- Functional reactive processing (FRP) : The Cardstack Hub updates data in the operational data grid using a functional reactive approach. Every time data is updated in the data source, the hub reacts to that change, using the query system to extract the data and writing it to the next dependent field within the schema system. This is how data propagates through the data grid, ensuring that access to any card containing external data does not require expensive runtime joins; instead, it is a simple retrieval of previously calculated data.
- Data caching : Data that is processed in the FRP pipeline is cached for speed of data reads; but it is invalidated when conditions demand that those caches are evicted, so as to ensure that the data is consistent and correct at all times. This data caching scheme follows the relationships defined in the schema and accounts for all computations that are dependent on the raw data in the grid.
- Indexing : External data sources are continuously indexed in the hub; when changes are detected in the data source, the raw data is pulled into the hub through a streaming process. If the data source is temporarily unavailable, the indexing resumes from the last completed position.
- Searching : Some data sources are not appropriate for full indexing—such as a large historical-transaction database containing every transaction ever made or a blockchain containing every block ever produced. For these large data sources, the Cardstack Hub uses a searcher approach. This means that the hub requests only the records and fields that are necessary, then caches only the fetched records. For cached records populated through searchers, a time-based expiration policy can be applied; alternatively, a developer can write custom rules to invalidate the cache based on user activity or system signals.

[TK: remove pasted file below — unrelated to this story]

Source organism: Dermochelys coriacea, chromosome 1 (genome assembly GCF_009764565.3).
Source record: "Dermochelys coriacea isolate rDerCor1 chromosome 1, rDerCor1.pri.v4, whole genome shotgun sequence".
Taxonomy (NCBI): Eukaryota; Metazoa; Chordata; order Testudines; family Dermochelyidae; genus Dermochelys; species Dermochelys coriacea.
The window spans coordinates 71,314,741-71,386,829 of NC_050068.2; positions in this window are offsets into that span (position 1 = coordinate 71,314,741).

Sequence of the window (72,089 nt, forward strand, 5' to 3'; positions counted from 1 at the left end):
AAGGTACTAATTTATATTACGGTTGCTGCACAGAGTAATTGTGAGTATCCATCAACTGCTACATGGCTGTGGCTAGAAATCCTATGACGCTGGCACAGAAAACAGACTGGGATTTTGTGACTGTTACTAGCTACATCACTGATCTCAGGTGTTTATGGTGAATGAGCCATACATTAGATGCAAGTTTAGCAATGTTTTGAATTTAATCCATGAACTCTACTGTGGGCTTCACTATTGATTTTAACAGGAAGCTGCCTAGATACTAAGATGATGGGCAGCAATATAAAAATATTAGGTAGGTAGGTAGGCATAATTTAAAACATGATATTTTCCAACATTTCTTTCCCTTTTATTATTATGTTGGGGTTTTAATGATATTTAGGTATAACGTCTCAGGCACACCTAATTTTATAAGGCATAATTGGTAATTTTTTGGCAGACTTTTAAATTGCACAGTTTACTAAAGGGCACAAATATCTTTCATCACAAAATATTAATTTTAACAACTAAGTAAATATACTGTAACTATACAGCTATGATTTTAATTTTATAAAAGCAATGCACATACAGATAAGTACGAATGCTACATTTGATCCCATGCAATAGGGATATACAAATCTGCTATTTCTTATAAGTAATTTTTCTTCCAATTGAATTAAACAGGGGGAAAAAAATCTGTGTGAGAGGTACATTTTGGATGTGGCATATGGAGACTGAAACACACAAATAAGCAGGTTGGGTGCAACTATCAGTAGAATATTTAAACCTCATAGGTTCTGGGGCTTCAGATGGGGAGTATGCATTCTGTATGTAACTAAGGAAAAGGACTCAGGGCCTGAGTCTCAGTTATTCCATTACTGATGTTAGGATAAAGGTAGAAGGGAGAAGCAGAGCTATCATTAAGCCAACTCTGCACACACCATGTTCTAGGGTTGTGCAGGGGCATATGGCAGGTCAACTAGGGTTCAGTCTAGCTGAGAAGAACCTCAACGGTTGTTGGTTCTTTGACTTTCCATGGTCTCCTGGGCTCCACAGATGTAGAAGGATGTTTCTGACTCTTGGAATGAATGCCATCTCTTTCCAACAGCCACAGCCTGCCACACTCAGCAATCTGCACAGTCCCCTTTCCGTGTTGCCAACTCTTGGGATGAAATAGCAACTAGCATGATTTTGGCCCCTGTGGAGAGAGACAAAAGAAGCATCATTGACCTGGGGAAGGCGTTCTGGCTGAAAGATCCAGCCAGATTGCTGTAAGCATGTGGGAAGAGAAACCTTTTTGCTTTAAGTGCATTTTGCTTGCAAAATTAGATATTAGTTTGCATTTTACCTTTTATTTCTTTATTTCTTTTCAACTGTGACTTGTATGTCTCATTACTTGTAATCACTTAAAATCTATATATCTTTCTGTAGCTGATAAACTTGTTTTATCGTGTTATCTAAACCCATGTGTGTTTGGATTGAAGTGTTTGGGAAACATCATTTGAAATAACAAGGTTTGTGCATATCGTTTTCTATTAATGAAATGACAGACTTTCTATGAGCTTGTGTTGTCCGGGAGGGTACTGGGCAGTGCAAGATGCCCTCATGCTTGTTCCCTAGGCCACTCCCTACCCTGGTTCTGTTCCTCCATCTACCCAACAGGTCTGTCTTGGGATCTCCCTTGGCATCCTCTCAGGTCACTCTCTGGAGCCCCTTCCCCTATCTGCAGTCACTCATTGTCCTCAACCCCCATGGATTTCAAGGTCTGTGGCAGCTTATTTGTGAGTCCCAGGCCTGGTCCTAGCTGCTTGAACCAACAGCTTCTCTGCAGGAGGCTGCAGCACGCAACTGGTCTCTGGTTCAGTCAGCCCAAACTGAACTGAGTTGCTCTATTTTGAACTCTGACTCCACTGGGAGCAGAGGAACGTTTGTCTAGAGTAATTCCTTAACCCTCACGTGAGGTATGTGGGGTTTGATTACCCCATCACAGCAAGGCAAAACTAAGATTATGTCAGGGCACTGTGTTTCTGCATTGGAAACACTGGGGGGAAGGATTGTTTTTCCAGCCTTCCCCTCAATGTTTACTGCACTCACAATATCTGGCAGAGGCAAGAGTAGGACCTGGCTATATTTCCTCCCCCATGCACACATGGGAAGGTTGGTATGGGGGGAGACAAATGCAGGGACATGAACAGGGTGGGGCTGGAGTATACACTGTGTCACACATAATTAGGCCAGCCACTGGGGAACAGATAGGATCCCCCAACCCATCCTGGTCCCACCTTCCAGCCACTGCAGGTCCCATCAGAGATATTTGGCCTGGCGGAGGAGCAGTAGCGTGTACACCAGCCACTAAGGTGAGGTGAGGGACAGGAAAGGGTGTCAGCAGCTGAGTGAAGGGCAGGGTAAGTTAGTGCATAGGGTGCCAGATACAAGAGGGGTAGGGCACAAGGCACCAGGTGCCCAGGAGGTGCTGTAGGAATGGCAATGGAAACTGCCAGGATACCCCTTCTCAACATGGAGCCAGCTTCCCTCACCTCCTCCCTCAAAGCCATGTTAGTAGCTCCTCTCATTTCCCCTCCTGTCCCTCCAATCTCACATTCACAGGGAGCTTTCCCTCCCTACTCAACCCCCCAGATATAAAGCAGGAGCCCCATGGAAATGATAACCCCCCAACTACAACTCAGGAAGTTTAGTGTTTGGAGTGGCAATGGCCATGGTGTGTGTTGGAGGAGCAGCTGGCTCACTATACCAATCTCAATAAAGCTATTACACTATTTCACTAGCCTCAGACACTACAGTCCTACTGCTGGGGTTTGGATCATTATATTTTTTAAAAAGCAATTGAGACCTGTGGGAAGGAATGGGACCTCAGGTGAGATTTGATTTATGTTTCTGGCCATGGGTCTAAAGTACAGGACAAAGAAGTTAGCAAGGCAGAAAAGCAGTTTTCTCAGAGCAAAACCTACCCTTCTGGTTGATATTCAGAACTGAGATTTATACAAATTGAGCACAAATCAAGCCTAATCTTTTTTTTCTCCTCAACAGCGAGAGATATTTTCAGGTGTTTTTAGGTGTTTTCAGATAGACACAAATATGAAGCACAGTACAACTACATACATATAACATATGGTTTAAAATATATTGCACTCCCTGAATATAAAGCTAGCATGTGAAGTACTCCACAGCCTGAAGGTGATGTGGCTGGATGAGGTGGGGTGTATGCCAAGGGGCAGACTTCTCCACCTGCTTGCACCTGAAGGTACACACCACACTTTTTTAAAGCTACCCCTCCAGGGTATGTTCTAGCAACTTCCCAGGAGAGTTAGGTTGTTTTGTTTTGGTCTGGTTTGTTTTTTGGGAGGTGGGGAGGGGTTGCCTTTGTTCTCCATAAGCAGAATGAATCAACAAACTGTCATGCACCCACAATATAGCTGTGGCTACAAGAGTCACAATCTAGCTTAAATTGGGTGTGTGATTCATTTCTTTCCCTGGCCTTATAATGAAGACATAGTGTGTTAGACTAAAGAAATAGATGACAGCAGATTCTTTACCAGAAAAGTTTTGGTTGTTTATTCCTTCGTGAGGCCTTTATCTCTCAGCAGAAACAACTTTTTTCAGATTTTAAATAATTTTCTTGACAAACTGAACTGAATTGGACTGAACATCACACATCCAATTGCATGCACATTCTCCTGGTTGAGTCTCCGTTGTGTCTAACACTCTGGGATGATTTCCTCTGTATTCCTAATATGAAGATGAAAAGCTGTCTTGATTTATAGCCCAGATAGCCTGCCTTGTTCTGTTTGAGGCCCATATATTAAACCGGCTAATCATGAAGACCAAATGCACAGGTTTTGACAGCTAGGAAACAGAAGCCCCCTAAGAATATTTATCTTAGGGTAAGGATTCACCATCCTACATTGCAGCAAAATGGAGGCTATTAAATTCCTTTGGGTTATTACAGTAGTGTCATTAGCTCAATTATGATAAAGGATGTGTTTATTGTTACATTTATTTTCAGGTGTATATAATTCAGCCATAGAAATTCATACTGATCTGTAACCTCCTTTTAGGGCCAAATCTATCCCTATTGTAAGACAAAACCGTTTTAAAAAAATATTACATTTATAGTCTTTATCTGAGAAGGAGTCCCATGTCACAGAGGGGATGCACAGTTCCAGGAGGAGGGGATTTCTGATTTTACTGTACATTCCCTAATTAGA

- Querying : Once the external data has been incorporated into the operational data grid, additional indexes are created on a streaming basis, ensuring that the process of querying and searching for the right data set is efficient. Cardstack supports Postgres as the query engine. For advanced search applications, Elasticsearch can also be incorporated as a full-text search engine.
- Versioning : The Cardstack data schema supports querying and indexing across many versions of the same document, enabling users to find the right version of the document and revert to an older version if necessary. External snapshots of remote data can also use this versioning mechanism, so as to allow for the coexistence of a high-performance but possibly stale local copy with an up-to-date but high-latency remote copy.
Secure API generation
Based on the definition of a card’s schema, the Cardstack Hub creates a secure API, which is compliant with the JSON:API standard, for every resource and/or card that is defined in the schema.
- Job queuing : The Cardstack Hub is an asynchronous application server built on the event sourcing model that implements a job queuing system, so as to ensure that both real-time and batched tasks are performed in the right order, with the right service level.
- Transaction writing / signing : When the hub receives a request to create or modify a resource, it identifies the type of back-end this resource will modify. It formulates a transaction to the integrated system and performs the writing of the transaction. Then, it updates the rest of the data querying system with the new state of the external system. For integrations of blockchain transactions, the Cardstack Hub also manages the cryptographical signing of the message during this step.
- Access control : Cardstack uses a grant-based access control system, which gives individual users or groups of users access to all the data or a subset of the data in the operational data grid through a set of rules. The data to determine which user is in which group uses the operational data grid’s FRP processing mechanism. Therefore, developers can learn the mechanism and use it to perform data processing as well as data access control.
Integrated build system